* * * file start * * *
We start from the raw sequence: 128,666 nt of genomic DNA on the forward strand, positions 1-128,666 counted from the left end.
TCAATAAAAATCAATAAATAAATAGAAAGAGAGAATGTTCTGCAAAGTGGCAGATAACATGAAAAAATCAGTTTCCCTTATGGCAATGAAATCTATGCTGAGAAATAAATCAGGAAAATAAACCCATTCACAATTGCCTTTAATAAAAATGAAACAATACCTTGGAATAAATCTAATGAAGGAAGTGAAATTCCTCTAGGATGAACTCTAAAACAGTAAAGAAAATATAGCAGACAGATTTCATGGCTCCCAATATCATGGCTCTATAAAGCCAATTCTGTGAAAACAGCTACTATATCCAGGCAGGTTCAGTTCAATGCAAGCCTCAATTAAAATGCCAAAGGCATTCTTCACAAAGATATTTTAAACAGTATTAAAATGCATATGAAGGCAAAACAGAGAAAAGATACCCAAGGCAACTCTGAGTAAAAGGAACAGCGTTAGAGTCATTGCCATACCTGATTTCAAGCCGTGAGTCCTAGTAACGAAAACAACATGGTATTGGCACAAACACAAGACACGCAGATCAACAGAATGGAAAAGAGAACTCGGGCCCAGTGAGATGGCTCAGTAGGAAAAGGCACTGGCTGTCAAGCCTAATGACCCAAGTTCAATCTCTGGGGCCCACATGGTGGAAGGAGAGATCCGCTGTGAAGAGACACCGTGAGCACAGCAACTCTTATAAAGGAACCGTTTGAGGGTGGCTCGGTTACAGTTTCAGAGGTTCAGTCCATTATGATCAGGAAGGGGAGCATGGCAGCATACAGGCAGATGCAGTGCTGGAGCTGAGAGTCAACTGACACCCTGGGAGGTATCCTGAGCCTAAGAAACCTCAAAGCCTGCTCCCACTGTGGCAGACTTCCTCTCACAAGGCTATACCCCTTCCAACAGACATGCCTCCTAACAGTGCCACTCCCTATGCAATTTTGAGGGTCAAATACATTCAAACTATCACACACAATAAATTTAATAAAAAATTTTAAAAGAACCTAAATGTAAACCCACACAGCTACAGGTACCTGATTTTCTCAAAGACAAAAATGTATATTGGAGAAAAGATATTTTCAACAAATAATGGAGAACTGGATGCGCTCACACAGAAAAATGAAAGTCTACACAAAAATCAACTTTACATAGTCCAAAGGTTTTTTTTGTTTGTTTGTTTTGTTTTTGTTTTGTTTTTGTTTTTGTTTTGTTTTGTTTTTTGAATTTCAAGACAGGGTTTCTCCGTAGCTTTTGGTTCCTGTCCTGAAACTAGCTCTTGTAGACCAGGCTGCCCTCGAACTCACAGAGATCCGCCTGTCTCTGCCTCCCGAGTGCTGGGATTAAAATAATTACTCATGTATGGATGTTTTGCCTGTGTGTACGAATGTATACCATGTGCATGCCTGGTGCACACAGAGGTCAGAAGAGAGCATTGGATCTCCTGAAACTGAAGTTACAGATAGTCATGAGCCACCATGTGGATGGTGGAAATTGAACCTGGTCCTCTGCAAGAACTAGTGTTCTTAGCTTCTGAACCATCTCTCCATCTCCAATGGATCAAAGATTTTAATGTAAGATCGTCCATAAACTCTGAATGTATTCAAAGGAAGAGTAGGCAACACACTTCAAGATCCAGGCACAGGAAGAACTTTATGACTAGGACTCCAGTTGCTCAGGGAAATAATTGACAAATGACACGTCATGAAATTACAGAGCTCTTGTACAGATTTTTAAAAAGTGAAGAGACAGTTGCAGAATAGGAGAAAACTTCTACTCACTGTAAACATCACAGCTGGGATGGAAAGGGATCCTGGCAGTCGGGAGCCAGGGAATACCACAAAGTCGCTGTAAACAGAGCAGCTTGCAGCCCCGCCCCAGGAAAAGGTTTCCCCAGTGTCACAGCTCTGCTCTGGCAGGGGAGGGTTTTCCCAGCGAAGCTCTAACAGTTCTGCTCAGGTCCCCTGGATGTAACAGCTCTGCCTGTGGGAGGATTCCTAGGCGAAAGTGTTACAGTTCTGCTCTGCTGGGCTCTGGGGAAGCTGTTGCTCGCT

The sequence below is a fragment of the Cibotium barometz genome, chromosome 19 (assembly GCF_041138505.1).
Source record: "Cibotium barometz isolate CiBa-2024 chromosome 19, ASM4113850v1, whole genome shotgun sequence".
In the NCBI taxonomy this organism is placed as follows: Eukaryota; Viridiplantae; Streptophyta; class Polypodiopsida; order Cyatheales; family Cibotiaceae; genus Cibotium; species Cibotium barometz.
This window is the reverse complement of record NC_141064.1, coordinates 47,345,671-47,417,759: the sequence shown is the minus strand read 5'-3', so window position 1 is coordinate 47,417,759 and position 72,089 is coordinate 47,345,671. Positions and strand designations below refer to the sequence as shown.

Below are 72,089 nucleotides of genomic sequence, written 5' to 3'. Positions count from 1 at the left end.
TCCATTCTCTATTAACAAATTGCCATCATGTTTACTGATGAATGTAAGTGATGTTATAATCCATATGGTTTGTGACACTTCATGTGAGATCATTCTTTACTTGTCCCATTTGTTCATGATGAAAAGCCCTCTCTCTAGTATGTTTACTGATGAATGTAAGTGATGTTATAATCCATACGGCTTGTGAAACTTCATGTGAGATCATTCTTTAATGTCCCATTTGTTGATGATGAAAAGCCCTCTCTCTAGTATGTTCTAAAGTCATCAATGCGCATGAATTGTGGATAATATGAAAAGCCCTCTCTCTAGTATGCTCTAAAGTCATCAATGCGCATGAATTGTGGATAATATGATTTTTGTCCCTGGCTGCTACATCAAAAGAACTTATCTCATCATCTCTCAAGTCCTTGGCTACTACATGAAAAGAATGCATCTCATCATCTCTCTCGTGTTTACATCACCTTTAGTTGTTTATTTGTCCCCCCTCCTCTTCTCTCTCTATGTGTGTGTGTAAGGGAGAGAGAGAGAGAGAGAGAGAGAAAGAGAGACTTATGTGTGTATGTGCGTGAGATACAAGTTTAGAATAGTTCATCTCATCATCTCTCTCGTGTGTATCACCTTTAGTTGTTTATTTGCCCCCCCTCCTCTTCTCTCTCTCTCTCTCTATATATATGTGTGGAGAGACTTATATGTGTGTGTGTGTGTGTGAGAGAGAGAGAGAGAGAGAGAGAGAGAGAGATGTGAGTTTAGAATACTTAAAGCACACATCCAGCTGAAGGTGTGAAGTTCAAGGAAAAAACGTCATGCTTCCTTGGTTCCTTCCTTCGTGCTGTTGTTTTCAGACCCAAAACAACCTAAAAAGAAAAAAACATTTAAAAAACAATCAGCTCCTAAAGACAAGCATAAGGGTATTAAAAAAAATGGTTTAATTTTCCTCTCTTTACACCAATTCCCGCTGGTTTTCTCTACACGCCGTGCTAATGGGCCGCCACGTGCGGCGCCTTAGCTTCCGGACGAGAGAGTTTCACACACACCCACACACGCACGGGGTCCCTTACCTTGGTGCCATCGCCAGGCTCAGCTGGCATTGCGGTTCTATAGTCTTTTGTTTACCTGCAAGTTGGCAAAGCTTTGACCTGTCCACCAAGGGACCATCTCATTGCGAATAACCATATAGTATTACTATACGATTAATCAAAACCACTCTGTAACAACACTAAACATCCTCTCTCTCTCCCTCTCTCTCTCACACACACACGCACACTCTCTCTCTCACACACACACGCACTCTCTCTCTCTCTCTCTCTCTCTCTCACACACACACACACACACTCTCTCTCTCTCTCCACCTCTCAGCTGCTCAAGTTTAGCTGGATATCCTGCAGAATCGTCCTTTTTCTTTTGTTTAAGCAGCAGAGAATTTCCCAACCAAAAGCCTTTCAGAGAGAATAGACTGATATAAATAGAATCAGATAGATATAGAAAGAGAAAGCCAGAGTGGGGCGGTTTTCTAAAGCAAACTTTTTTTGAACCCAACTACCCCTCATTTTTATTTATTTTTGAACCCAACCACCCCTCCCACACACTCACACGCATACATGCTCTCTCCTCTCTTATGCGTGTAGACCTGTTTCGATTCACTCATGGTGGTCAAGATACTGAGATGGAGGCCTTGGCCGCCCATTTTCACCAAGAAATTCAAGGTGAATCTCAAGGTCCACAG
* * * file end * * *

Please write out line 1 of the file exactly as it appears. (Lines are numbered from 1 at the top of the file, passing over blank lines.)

We start from the raw sequence: 128,666 nt of genomic DNA on the forward strand, positions 1-128,666 counted from the left end.